Bread & Roses: Covid, Not Olympics, Requires Our National Effort

SNA (Tokyo) — I teach a weekly class on social security theory at a nursing college. When I read comments from the aspiring nurses, I can see their passion for alleviating human suffering, as well as for the class, which is gratifying as a teacher.

The Covid pandemic that has spread over the globe over the past year has impacted medical facilities the most. Tokyo recently declared its third state of emergency, as the daily toll of new patients sometimes exceeds 1,000 people. Japan doesn’t restrict people’s movement as in a mandatory lockdown; the state of emergency means only that restaurants and department stores close an hour earlier than usual, and restaurants serve fewer alcoholic beverages.

When the first state of emergency was declared last year, we saw a clear change in behavioral patterns–people became tense, schools closed, and companies shifted to telework to help alleviate rush-hour congestion. But now, a year later, people are suffering korona-tsukare (coronavirus fatigue), having first become korona-nare (used to the coronavirus), and desensitized to the ongoing horror of the global pandemic. Many see it as the problem of some other people, until someone close to them gets infected.

As of May 1, 2021, 598,988 people had been confirmed infected in Japan, with 10,326 of those patients dying, Johns Hopkins University reports. Neighboring South Korea had seen 123,240 infections with 1,833 deaths by the same date. China’s infections totaled 96,886 with 4,636 deaths; and Taiwan has seen 1,132 infections, including 12 deaths. Japan has the “lead” among East Asian nations.

Even at this juncture, the nation’s leaders bleat on about hosting the Tokyo Olympics. Last Wednesday, International Olympic Committee President Thomas Bach egged our leaders on, expressing admiration for “Japanese society’s” mental tenacity in forging ahead with the already once-postponed games. He said the Japanese have overcome adversity and have the wherewithal to complete the daunting task of hosting them amid the raging pandemic. He didn’t happen to mention why we should do so.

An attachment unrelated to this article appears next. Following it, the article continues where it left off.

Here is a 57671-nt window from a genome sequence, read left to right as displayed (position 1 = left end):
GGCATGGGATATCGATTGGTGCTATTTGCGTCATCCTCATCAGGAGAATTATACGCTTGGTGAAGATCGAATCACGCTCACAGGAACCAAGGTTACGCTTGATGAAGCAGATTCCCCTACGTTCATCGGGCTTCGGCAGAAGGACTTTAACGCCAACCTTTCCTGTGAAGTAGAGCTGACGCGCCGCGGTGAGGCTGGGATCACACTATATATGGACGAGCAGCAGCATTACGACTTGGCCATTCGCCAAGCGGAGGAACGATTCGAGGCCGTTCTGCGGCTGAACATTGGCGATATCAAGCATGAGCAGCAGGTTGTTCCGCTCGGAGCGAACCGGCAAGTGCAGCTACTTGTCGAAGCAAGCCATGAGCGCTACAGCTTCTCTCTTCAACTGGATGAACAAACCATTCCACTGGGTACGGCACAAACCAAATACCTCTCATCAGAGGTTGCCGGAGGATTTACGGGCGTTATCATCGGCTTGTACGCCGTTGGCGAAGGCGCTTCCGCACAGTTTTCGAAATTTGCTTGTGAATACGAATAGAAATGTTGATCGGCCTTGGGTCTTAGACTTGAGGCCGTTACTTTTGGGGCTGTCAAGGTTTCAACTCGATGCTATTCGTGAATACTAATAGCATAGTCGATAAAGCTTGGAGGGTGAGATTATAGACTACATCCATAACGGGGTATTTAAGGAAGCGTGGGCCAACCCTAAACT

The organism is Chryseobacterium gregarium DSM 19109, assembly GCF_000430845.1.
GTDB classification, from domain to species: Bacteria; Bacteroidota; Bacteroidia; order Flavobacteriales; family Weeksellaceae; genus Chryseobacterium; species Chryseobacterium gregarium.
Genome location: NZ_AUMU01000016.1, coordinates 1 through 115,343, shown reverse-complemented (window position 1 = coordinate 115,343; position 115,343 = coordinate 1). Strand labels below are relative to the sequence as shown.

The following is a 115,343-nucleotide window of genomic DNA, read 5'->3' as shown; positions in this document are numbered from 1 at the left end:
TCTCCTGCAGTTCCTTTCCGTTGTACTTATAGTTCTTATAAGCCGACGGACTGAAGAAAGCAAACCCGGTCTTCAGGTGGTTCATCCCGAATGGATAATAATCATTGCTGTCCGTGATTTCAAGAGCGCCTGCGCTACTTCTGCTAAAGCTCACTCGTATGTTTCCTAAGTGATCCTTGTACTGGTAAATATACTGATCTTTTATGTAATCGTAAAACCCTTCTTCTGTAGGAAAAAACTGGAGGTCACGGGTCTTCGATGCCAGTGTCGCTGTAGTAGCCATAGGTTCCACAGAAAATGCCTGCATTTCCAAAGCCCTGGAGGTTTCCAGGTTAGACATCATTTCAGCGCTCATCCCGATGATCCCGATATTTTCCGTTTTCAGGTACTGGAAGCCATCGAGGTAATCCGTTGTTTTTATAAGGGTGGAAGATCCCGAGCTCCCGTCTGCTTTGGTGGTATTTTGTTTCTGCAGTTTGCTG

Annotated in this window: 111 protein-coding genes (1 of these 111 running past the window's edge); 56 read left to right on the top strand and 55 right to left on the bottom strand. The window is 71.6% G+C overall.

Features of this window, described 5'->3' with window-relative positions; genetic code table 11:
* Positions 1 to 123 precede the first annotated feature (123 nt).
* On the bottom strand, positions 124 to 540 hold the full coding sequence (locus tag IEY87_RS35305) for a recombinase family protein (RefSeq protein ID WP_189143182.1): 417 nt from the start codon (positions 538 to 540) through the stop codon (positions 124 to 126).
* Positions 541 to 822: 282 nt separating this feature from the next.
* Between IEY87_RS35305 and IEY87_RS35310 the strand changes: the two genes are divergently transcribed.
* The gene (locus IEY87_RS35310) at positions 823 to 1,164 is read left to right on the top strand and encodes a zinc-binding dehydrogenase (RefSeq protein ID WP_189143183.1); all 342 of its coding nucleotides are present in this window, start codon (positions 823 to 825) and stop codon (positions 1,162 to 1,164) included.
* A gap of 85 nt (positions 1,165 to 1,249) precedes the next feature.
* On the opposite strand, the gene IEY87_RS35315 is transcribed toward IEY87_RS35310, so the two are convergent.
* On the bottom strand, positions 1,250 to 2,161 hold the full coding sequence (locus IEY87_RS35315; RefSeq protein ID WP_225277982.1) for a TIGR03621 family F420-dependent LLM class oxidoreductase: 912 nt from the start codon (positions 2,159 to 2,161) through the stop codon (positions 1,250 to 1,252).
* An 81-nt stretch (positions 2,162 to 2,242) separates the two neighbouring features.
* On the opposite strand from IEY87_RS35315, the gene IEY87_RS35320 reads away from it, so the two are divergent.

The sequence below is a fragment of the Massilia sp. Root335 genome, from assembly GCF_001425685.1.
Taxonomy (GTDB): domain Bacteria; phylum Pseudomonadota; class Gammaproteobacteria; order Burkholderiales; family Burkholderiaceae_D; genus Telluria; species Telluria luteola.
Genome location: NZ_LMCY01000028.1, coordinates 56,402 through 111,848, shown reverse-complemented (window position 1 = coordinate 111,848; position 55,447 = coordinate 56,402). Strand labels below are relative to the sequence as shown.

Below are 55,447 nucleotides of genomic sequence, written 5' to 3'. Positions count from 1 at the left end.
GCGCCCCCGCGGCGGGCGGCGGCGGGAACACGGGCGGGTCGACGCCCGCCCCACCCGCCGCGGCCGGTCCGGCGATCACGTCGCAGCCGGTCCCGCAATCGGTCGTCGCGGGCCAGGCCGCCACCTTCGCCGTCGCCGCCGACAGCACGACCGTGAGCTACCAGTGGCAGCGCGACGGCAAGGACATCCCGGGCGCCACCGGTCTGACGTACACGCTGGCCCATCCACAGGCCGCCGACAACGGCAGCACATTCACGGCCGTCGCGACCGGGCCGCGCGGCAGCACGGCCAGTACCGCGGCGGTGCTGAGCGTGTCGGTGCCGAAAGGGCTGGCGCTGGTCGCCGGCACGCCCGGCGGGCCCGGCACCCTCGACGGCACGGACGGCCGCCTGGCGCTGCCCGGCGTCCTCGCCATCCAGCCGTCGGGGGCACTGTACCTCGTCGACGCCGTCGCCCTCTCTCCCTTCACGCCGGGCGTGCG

Even if Japan miraculously manages to rein in the number of new domestic cases over the next month, many countries around the world will still be struggling. A sporting event is entertainment to be enjoyed by people in stable and secure circumstances–fans in the host country as well as those back home in participating nations. Those trying to ram the Olympics down our throats apparently stand to gain a great deal of profit from it.

Much of the mainstream media refuses to acknowledge that the Olympics should be cancelled. Even the so-called “liberal” media are weak-kneed on the issue. The five national newspapers (Yomiuri ShinbunAsahi ShinbunMainichi ShinbunNihon Keizai Shinbun, and Sankei Shinbun) are all the official partners of the Olympics. Social media polls suggest that over 80% of the Japanese people think the Olympics should be canceled or further delayed. Yet, major media outlets keep their mouths shut. I can’t help but think back to the Pacific War when the media didn’t want to say what most people already knew–that the war was wrong and was failing.

On April 26, 2021, the Tokyo Organising Committee for the Olympics and Paralympics sent a letter to the Japanese Nursing Association, a national organization of nurses, requesting that five hundred nurses be secured as medical staff during the Games. A critical nurse shortage had already begun to make it impossible to provide proper treatment to Covid patients, handle PCR tests and vaccinations, while the Osaka healthcare system had already begun to collapse. The committee is asking these nurses to work for free, as volunteers, paying only their transportation, accommodation, and food expenses. Nursing is a brutally tough profession in the best of times; I cannot imagine what it is like now.

The government wants to sacrifice its 130 million people and wants five hundred nurses to abandon the patients lying in front of them and to provide their labor for free for the sake of a sporting event.

The coronavirus made me realize that our lives are sustained by nurses and physicians’ deep sense of mission. The government must immediately cancel the Olympic Games; hike remunerations to the medical professionals on the front lines, busting their asses every day with little regard for the risk to their own health; and create an environment conducive to caring for the mounting numbers of Covid patients.


This article was written by Hifumi Okunuki, and originally published by the Shingetsu News Agency (SNA).